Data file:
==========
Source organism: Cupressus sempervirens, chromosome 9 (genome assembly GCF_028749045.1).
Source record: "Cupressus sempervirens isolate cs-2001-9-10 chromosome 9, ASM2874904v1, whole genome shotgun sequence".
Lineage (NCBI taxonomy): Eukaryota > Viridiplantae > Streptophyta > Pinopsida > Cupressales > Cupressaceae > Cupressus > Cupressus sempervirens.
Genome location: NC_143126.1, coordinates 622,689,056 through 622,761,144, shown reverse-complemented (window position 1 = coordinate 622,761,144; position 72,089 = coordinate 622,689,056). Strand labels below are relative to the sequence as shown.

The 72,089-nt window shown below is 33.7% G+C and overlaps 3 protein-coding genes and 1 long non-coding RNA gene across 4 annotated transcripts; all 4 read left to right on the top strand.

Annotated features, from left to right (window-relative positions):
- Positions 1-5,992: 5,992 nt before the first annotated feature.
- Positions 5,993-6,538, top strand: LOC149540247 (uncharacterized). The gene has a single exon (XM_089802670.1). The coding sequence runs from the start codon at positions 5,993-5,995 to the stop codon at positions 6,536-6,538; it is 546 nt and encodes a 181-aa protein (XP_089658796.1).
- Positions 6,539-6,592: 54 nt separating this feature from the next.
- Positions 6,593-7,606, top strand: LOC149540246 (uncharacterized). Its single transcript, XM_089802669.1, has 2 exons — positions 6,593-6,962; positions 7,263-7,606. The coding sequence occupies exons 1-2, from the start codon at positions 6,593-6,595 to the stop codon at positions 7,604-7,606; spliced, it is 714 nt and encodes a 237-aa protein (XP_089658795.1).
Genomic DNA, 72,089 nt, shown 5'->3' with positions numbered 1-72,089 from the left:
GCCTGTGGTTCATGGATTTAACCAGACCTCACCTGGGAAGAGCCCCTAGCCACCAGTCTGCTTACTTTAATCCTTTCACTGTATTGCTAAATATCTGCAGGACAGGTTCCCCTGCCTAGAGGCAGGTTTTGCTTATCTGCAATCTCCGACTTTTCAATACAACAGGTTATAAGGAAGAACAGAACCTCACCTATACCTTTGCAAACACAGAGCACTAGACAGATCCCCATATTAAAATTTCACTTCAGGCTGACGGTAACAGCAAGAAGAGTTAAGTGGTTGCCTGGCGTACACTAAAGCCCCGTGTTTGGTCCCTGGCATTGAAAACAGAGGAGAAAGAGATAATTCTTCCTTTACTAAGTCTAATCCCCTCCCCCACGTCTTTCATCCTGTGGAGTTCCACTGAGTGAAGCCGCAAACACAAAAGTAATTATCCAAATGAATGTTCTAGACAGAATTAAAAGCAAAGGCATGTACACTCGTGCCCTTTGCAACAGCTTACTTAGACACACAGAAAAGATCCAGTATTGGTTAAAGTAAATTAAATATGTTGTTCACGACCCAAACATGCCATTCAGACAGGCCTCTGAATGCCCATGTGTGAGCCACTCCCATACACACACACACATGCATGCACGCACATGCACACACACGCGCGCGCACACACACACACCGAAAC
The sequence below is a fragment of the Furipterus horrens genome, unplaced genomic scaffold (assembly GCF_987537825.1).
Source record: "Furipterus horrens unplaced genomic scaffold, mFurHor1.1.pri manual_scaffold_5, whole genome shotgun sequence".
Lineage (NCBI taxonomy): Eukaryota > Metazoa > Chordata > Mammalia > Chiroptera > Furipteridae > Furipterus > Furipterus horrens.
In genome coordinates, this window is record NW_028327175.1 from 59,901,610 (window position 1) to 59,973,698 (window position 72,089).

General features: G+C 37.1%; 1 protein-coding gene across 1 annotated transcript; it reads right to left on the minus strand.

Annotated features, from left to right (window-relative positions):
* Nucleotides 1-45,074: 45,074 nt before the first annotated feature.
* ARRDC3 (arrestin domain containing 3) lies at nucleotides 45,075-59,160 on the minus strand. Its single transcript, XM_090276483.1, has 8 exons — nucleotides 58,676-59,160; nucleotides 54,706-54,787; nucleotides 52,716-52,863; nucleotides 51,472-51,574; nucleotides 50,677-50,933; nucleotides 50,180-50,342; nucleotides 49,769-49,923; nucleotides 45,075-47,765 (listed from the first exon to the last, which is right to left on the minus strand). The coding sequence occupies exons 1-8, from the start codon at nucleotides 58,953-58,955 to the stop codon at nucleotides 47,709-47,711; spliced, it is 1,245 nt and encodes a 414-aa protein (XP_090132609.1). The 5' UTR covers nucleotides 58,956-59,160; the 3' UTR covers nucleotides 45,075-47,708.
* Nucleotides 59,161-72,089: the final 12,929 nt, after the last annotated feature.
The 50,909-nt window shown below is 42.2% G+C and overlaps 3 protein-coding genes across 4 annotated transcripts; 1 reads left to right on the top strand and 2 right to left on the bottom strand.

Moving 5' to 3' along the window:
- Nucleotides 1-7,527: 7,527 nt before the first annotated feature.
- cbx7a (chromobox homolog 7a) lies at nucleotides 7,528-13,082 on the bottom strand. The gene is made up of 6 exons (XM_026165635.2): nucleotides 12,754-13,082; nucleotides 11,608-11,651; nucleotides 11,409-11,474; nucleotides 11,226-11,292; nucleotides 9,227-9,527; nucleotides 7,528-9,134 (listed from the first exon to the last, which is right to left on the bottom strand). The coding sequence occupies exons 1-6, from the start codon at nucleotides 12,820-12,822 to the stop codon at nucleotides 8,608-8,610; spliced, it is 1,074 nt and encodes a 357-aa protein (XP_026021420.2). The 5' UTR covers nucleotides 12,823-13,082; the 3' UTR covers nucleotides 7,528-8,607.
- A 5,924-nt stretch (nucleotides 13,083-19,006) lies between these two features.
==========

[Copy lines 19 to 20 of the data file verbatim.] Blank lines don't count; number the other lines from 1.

* Nucleotides 1-45,074: 45,074 nt before the first annotated feature.
* ARRDC3 (arrestin domain containing 3) lies at nucleotides 45,075-59,160 on the minus strand. Its single transcript, XM_090276483.1, has 8 exons — nucleotides 58,676-59,160; nucleotides 54,706-54,787; nucleotides 52,716-52,863; nucleotides 51,472-51,574; nucleotides 50,677-50,933; nucleotides 50,180-50,342; nucleotides 49,769-49,923; nucleotides 45,075-47,765 (listed from the first exon to the last, which is right to left on the minus strand). The coding sequence occupies exons 1-8, from the start codon at nucleotides 58,953-58,955 to the stop codon at nucleotides 47,709-47,711; spliced, it is 1,245 nt and encodes a 414-aa protein (XP_090132609.1). The 5' UTR covers nucleotides 58,956-59,160; the 3' UTR covers nucleotides 45,075-47,708.